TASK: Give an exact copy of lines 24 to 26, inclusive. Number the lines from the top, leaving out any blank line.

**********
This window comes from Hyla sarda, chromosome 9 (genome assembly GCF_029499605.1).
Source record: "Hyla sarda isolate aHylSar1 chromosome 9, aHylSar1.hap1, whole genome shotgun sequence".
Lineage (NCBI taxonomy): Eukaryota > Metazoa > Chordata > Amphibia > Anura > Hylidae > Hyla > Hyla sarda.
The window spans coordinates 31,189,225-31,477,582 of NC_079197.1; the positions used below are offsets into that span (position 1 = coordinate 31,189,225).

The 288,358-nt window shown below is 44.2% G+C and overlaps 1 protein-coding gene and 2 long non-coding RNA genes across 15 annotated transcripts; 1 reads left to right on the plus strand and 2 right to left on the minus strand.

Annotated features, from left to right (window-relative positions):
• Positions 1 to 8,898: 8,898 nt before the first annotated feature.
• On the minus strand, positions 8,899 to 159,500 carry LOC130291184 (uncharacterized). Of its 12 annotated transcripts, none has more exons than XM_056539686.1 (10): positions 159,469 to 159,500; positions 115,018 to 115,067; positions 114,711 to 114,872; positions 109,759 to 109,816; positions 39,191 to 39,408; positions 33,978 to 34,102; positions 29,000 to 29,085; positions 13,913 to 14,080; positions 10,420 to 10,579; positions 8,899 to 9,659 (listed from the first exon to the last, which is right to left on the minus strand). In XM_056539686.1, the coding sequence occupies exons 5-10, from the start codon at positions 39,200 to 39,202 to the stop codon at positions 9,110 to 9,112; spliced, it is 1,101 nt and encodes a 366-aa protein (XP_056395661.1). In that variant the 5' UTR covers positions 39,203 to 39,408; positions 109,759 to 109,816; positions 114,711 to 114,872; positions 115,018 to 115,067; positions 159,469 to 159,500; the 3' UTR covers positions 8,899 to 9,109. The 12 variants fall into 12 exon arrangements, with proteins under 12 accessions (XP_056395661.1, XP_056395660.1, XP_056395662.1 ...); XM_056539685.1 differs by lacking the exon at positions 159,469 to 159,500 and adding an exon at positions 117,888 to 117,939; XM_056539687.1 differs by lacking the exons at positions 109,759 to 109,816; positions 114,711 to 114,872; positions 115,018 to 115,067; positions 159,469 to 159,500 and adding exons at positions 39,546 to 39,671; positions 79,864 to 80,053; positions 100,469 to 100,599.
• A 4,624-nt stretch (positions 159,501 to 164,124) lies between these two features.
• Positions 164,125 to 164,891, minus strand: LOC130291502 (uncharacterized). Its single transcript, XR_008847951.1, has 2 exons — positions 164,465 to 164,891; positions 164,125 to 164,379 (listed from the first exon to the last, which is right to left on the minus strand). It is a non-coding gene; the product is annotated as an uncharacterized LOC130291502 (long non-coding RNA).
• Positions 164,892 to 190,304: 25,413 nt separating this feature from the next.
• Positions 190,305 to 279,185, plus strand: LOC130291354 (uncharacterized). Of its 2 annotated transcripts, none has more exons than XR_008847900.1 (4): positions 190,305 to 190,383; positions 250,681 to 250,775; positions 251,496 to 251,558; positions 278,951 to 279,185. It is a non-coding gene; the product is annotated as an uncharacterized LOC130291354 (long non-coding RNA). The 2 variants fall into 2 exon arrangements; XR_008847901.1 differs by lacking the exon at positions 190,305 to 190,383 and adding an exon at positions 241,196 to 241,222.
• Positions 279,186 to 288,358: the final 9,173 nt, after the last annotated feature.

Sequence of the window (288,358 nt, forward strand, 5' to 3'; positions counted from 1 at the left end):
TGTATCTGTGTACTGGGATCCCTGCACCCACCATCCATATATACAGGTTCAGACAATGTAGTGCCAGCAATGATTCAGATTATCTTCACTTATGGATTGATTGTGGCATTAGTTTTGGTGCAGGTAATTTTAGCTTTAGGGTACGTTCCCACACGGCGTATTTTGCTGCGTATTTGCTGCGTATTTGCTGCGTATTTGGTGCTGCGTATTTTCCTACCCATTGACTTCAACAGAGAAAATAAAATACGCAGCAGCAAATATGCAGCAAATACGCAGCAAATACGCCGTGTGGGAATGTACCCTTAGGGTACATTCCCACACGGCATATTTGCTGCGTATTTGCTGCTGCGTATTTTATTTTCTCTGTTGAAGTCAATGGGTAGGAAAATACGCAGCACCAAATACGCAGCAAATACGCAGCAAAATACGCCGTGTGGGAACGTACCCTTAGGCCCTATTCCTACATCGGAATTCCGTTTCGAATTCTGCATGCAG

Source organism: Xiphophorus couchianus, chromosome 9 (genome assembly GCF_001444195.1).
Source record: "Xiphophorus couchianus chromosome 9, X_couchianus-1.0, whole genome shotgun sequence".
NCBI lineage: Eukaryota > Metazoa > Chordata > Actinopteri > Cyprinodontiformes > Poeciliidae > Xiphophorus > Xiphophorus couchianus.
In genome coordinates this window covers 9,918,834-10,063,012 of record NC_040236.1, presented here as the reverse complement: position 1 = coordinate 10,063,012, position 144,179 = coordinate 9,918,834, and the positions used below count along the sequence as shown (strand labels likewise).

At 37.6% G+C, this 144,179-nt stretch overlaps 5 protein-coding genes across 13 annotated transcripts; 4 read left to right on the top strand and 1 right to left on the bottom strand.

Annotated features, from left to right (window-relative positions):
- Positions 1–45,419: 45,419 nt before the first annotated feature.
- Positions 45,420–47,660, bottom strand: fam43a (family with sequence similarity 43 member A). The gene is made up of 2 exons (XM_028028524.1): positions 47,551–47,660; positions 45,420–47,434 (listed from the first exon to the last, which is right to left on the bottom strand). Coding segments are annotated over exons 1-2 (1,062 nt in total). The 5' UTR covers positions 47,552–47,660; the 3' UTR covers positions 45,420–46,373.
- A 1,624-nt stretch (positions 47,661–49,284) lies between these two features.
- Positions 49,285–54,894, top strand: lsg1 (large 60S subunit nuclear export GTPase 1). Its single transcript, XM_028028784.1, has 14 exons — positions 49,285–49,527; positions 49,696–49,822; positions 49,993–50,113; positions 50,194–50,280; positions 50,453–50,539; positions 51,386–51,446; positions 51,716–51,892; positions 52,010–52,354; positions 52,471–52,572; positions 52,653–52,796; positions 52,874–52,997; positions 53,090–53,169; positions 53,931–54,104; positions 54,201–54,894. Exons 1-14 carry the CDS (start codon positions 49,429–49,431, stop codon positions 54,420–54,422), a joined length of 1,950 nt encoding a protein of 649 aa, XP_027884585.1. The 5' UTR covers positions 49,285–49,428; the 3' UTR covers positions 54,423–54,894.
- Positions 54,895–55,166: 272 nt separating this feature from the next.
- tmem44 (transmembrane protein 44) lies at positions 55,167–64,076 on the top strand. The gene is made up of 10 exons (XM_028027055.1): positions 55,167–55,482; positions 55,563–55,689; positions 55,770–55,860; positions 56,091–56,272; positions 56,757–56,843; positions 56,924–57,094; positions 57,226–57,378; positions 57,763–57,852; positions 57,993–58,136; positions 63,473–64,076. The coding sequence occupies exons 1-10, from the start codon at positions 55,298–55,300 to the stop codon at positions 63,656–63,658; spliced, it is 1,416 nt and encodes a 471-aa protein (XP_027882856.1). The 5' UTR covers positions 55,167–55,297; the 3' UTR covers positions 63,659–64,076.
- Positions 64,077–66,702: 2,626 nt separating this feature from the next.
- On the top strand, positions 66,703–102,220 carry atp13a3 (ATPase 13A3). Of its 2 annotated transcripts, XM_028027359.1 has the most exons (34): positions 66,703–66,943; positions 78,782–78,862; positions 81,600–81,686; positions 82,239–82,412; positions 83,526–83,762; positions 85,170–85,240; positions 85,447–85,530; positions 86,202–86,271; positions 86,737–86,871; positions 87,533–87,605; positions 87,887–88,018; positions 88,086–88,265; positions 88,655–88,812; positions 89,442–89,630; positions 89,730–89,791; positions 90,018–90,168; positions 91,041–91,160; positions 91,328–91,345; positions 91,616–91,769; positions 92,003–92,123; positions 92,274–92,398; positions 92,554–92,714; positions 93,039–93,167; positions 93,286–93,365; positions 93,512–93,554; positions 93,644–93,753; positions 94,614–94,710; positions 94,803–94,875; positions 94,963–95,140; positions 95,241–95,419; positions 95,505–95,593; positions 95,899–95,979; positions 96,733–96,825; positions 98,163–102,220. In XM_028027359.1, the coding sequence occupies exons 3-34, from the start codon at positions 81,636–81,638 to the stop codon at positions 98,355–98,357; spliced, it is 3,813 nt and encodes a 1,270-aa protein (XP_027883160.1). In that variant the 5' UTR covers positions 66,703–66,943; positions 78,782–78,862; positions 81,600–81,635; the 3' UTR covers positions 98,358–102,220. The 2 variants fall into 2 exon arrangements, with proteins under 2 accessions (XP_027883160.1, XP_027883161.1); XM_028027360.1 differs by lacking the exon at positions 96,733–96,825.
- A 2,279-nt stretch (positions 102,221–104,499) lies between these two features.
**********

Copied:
- A 1,624-nt stretch (positions 47,661–49,284) lies between these two features.
- Positions 49,285–54,894, top strand: lsg1 (large 60S subunit nuclear export GTPase 1). Its single transcript, XM_028028784.1, has 14 exons — positions 49,285–49,527; positions 49,696–49,822; positions 49,993–50,113; positions 50,194–50,280; positions 50,453–50,539; positions 51,386–51,446; positions 51,716–51,892; positions 52,010–52,354; positions 52,471–52,572; positions 52,653–52,796; positions 52,874–52,997; positions 53,090–53,169; positions 53,931–54,104; positions 54,201–54,894. Exons 1-14 carry the CDS (start codon positions 49,429–49,431, stop codon positions 54,420–54,422), a joined length of 1,950 nt encoding a protein of 649 aa, XP_027884585.1. The 5' UTR covers positions 49,285–49,428; the 3' UTR covers positions 54,423–54,894.
- Positions 54,895–55,166: 272 nt separating this feature from the next.